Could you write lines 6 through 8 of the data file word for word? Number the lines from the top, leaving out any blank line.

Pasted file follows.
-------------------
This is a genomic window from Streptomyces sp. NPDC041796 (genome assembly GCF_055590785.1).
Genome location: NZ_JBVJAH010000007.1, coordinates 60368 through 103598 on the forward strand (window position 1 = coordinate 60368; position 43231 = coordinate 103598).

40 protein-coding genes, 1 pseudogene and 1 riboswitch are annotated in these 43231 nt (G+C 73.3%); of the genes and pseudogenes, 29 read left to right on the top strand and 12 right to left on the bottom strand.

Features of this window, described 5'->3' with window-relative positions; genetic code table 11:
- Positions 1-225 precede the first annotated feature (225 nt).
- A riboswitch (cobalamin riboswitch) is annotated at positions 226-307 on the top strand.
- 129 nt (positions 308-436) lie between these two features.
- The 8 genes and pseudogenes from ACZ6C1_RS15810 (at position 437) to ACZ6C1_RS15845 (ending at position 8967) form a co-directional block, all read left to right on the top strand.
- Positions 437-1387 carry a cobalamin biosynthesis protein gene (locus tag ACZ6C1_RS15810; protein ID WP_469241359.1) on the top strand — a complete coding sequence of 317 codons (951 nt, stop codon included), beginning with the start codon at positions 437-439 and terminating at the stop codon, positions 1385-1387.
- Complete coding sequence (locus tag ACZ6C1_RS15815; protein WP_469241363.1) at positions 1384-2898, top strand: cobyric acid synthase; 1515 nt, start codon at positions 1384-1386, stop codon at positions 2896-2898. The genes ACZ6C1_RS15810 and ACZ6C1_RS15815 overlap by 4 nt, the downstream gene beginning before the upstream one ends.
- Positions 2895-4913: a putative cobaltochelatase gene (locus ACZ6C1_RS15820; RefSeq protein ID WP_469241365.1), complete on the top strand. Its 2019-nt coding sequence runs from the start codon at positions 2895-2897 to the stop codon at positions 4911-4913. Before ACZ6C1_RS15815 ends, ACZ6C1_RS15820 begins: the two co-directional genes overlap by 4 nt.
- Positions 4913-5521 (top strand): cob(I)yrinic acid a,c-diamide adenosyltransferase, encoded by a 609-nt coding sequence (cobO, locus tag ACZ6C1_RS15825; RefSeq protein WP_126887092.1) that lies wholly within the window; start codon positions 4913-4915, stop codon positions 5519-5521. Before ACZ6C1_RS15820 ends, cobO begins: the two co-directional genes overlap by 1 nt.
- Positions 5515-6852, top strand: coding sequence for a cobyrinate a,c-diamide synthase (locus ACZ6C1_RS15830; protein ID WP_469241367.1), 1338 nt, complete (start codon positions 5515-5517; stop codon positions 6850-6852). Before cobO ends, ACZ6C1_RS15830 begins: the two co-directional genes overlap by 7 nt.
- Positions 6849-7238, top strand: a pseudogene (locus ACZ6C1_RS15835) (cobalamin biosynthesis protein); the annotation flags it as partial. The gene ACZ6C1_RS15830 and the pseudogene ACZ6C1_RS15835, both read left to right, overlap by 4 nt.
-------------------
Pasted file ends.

- A riboswitch (cobalamin riboswitch) is annotated at positions 226-307 on the top strand.
- 129 nt (positions 308-436) lie between these two features.
- The 8 genes and pseudogenes from ACZ6C1_RS15810 (at position 437) to ACZ6C1_RS15845 (ending at position 8967) form a co-directional block, all read left to right on the top strand.